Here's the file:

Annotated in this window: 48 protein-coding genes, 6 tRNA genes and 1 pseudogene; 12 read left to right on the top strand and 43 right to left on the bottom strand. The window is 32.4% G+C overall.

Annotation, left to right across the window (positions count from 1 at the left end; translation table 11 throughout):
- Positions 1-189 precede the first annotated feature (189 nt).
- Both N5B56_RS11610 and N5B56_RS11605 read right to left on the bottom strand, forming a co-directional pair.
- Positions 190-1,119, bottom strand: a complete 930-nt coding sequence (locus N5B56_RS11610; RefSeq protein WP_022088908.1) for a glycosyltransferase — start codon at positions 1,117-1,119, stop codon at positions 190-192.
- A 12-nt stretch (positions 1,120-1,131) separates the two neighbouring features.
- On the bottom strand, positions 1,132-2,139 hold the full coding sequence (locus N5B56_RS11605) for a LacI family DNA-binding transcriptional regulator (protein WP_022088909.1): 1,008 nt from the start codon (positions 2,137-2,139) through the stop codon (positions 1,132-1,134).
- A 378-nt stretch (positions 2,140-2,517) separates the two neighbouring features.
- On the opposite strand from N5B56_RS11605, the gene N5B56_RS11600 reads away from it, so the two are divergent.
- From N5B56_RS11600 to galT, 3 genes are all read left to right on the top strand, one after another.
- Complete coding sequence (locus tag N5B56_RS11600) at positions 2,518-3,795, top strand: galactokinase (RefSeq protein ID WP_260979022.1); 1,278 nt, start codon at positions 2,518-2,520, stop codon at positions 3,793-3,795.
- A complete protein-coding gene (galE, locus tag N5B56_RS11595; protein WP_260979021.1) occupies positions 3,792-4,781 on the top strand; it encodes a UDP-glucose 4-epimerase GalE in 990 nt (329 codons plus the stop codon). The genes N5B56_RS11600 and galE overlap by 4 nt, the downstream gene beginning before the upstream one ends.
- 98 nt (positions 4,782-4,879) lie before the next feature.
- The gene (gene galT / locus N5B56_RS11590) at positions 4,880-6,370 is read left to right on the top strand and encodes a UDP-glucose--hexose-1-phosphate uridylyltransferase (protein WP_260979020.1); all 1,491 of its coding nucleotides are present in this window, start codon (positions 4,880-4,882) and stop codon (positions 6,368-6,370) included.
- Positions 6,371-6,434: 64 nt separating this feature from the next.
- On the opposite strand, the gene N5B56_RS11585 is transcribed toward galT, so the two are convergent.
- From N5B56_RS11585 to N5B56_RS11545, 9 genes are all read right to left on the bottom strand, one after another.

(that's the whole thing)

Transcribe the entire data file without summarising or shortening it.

Annotated in this window: 48 protein-coding genes, 6 tRNA genes and 1 pseudogene; 12 read left to right on the top strand and 43 right to left on the bottom strand. The window is 32.4% G+C overall.

Annotation, left to right across the window (positions count from 1 at the left end; translation table 11 throughout):
- Positions 1-189 precede the first annotated feature (189 nt).
- Both N5B56_RS11610 and N5B56_RS11605 read right to left on the bottom strand, forming a co-directional pair.
- Positions 190-1,119, bottom strand: a complete 930-nt coding sequence (locus N5B56_RS11610; RefSeq protein WP_022088908.1) for a glycosyltransferase — start codon at positions 1,117-1,119, stop codon at positions 190-192.
- A 12-nt stretch (positions 1,120-1,131) separates the two neighbouring features.
- On the bottom strand, positions 1,132-2,139 hold the full coding sequence (locus N5B56_RS11605) for a LacI family DNA-binding transcriptional regulator (protein WP_022088909.1): 1,008 nt from the start codon (positions 2,137-2,139) through the stop codon (positions 1,132-1,134).
- A 378-nt stretch (positions 2,140-2,517) separates the two neighbouring features.
- On the opposite strand from N5B56_RS11605, the gene N5B56_RS11600 reads away from it, so the two are divergent.
- From N5B56_RS11600 to galT, 3 genes are all read left to right on the top strand, one after another.
- Complete coding sequence (locus tag N5B56_RS11600) at positions 2,518-3,795, top strand: galactokinase (RefSeq protein ID WP_260979022.1); 1,278 nt, start codon at positions 2,518-2,520, stop codon at positions 3,793-3,795.
- A complete protein-coding gene (galE, locus tag N5B56_RS11595; protein WP_260979021.1) occupies positions 3,792-4,781 on the top strand; it encodes a UDP-glucose 4-epimerase GalE in 990 nt (329 codons plus the stop codon). The genes N5B56_RS11600 and galE overlap by 4 nt, the downstream gene beginning before the upstream one ends.
- 98 nt (positions 4,782-4,879) lie before the next feature.
- The gene (gene galT / locus N5B56_RS11590) at positions 4,880-6,370 is read left to right on the top strand and encodes a UDP-glucose--hexose-1-phosphate uridylyltransferase (protein WP_260979020.1); all 1,491 of its coding nucleotides are present in this window, start codon (positions 4,880-4,882) and stop codon (positions 6,368-6,370) included.
- Positions 6,371-6,434: 64 nt separating this feature from the next.
- On the opposite strand, the gene N5B56_RS11585 is transcribed toward galT, so the two are convergent.
- From N5B56_RS11585 to N5B56_RS11545, 9 genes are all read right to left on the bottom strand, one after another.